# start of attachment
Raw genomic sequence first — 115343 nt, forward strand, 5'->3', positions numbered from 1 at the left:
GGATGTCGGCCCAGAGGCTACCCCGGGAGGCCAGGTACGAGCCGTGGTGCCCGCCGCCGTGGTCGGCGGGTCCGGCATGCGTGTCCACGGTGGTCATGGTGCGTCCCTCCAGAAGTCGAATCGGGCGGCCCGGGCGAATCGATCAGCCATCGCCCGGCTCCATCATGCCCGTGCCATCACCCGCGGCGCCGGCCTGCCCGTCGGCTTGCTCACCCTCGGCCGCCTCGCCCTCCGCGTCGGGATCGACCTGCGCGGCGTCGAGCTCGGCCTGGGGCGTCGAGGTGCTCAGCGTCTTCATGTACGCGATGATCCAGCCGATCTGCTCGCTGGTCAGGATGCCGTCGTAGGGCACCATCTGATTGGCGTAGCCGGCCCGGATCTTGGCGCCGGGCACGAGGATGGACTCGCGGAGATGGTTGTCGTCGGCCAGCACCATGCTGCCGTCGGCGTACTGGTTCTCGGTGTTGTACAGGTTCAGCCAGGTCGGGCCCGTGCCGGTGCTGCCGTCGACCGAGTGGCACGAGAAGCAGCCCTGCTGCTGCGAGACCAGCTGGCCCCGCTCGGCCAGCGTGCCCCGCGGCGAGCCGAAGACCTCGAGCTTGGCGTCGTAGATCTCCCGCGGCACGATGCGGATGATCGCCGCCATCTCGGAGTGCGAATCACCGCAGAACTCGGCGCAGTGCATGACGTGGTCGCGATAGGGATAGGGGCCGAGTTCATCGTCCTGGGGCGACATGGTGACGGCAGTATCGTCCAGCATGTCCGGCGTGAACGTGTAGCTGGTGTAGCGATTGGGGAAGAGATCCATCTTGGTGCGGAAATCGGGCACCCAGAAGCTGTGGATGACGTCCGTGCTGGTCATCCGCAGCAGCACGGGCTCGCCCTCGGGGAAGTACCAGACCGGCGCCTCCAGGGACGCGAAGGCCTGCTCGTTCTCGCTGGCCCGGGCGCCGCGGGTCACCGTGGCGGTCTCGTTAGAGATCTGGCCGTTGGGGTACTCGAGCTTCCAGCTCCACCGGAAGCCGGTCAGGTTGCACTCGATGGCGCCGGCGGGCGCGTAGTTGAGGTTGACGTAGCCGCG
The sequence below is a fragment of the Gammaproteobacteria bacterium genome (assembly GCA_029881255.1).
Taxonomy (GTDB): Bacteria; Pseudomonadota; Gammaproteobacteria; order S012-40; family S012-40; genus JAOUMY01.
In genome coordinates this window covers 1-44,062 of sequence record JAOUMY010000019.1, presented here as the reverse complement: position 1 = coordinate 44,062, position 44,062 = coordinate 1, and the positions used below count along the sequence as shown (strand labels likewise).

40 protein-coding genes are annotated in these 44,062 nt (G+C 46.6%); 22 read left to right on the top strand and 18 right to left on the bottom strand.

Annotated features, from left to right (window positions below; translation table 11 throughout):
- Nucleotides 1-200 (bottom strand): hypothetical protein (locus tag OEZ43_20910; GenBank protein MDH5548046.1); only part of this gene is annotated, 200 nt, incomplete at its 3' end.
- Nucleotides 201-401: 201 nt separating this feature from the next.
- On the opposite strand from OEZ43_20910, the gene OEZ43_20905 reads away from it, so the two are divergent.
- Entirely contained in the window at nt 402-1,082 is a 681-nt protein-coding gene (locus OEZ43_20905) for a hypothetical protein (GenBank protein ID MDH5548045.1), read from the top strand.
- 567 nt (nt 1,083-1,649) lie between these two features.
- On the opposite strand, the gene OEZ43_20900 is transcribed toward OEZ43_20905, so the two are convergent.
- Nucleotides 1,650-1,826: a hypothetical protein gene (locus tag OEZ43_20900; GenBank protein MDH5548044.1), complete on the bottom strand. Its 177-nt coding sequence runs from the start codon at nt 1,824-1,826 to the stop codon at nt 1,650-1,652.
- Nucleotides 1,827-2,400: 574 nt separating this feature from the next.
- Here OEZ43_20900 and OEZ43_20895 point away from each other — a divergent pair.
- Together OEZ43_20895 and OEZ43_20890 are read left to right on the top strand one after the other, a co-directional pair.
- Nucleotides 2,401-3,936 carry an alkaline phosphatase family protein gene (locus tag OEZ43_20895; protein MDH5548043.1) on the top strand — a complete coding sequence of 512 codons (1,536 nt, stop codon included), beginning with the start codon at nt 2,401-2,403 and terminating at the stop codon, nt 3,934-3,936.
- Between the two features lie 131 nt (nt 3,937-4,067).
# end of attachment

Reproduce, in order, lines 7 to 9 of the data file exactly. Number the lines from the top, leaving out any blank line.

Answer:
Annotated features, from left to right (window positions below; translation table 11 throughout):
- Nucleotides 1-200 (bottom strand): hypothetical protein (locus tag OEZ43_20910; GenBank protein MDH5548046.1); only part of this gene is annotated, 200 nt, incomplete at its 3' end.
- Nucleotides 201-401: 201 nt separating this feature from the next.